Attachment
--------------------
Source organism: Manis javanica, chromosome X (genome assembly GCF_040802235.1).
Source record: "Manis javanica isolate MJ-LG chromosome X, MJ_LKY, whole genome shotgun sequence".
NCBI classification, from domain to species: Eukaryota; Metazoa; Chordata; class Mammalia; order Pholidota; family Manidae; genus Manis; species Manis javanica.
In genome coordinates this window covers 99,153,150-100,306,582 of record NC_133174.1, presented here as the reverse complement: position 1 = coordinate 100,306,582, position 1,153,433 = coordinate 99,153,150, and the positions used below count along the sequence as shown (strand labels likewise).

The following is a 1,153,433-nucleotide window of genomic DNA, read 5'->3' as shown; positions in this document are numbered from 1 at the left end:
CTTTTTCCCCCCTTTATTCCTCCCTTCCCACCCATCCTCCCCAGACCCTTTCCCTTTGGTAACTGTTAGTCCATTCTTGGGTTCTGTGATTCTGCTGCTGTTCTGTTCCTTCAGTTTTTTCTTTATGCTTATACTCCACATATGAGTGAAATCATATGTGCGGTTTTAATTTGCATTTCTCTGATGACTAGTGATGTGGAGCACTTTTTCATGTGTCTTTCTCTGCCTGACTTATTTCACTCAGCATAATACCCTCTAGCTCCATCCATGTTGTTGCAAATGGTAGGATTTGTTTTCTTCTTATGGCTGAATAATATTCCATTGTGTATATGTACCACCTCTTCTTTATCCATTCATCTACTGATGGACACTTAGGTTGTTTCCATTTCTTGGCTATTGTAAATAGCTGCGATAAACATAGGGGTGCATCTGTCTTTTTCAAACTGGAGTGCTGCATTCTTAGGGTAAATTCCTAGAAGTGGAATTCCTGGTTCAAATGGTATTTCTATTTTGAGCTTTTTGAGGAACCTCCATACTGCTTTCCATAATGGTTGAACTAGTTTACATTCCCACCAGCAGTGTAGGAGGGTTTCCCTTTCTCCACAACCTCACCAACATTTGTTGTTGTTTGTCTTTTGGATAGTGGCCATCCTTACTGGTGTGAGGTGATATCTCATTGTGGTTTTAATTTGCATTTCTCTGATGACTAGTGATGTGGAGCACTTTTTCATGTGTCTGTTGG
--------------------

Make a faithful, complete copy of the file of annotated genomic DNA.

Source organism: Manis javanica, chromosome X (genome assembly GCF_040802235.1).
Source record: "Manis javanica isolate MJ-LG chromosome X, MJ_LKY, whole genome shotgun sequence".
NCBI classification, from domain to species: Eukaryota; Metazoa; Chordata; class Mammalia; order Pholidota; family Manidae; genus Manis; species Manis javanica.
In genome coordinates this window covers 99,153,150-100,306,582 of record NC_133174.1, presented here as the reverse complement: position 1 = coordinate 100,306,582, position 1,153,433 = coordinate 99,153,150, and the positions used below count along the sequence as shown (strand labels likewise).

The following is a 1,153,433-nucleotide window of genomic DNA, read 5'->3' as shown; positions in this document are numbered from 1 at the left end:
CTTTTTCCCCCCTTTATTCCTCCCTTCCCACCCATCCTCCCCAGACCCTTTCCCTTTGGTAACTGTTAGTCCATTCTTGGGTTCTGTGATTCTGCTGCTGTTCTGTTCCTTCAGTTTTTTCTTTATGCTTATACTCCACATATGAGTGAAATCATATGTGCGGTTTTAATTTGCATTTCTCTGATGACTAGTGATGTGGAGCACTTTTTCATGTGTCTTTCTCTGCCTGACTTATTTCACTCAGCATAATACCCTCTAGCTCCATCCATGTTGTTGCAAATGGTAGGATTTGTTTTCTTCTTATGGCTGAATAATATTCCATTGTGTATATGTACCACCTCTTCTTTATCCATTCATCTACTGATGGACACTTAGGTTGTTTCCATTTCTTGGCTATTGTAAATAGCTGCGATAAACATAGGGGTGCATCTGTCTTTTTCAAACTGGAGTGCTGCATTCTTAGGGTAAATTCCTAGAAGTGGAATTCCTGGTTCAAATGGTATTTCTATTTTGAGCTTTTTGAGGAACCTCCATACTGCTTTCCATAATGGTTGAACTAGTTTACATTCCCACCAGCAGTGTAGGAGGGTTTCCCTTTCTCCACAACCTCACCAACATTTGTTGTTGTTTGTCTTTTGGATAGTGGCCATCCTTACTGGTGTGAGGTGATATCTCATTGTGGTTTTAATTTGCATTTCTCTGATGACTAGTGATGTGGAGCACTTTTTCATGTGTCTGTTGG